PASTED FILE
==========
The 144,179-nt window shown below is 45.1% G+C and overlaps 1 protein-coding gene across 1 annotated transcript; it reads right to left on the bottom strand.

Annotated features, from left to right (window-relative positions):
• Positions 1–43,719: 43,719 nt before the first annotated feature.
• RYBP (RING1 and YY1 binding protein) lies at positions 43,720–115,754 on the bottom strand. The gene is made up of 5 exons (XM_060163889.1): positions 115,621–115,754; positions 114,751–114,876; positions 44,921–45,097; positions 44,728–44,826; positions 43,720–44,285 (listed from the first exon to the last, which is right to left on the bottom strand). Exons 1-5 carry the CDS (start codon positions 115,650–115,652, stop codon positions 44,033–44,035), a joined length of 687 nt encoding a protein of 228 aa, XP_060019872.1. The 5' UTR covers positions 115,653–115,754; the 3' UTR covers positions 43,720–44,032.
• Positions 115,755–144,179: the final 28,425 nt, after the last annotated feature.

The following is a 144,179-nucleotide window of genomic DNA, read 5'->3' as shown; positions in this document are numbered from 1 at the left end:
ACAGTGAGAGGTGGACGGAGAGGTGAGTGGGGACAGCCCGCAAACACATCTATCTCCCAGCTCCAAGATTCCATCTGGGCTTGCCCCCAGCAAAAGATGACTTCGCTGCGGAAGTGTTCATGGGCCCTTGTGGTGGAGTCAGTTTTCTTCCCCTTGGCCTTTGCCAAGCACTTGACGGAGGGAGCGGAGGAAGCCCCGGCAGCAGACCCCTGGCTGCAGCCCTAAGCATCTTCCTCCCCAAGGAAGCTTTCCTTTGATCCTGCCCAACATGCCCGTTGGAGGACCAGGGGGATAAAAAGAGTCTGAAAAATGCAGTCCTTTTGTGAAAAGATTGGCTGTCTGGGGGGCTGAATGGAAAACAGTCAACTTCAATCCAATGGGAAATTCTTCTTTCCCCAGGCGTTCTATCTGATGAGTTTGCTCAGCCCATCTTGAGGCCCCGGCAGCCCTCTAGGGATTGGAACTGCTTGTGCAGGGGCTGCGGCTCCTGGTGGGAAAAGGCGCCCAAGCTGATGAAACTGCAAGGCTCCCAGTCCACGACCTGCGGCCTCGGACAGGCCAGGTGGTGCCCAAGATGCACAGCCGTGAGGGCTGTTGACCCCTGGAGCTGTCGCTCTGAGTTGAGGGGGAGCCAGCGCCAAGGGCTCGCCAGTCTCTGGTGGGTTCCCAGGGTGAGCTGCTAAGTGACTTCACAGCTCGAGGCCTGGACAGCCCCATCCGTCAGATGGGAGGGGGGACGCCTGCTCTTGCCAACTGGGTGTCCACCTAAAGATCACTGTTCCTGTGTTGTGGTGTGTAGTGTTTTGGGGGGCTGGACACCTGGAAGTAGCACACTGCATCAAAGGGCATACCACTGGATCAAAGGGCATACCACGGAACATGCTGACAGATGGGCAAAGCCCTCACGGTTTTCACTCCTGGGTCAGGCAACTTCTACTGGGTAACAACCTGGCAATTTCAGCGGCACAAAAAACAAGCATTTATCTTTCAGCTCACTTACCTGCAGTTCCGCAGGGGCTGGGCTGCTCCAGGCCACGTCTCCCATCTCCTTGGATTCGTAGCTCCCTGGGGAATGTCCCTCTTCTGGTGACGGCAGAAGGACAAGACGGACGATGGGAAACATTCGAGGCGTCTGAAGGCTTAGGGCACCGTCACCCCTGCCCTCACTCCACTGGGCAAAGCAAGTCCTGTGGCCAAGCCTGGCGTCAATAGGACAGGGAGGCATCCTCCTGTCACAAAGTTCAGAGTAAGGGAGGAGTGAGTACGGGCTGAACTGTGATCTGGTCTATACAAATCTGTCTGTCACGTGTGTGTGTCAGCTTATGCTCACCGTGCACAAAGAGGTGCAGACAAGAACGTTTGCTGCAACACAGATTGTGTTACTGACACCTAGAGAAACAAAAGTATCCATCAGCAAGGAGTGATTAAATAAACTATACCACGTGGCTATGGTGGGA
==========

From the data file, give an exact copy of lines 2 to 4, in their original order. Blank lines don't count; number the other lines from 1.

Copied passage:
Annotated features, from left to right (window-relative positions):
• Positions 1–43,719: 43,719 nt before the first annotated feature.
• RYBP (RING1 and YY1 binding protein) lies at positions 43,720–115,754 on the bottom strand. The gene is made up of 5 exons (XM_060163889.1): positions 115,621–115,754; positions 114,751–114,876; positions 44,921–45,097; positions 44,728–44,826; positions 43,720–44,285 (listed from the first exon to the last, which is right to left on the bottom strand). Exons 1-5 carry the CDS (start codon positions 115,650–115,652, stop codon positions 44,033–44,035), a joined length of 687 nt encoding a protein of 228 aa, XP_060019872.1. The 5' UTR covers positions 115,653–115,754; the 3' UTR covers positions 43,720–44,032.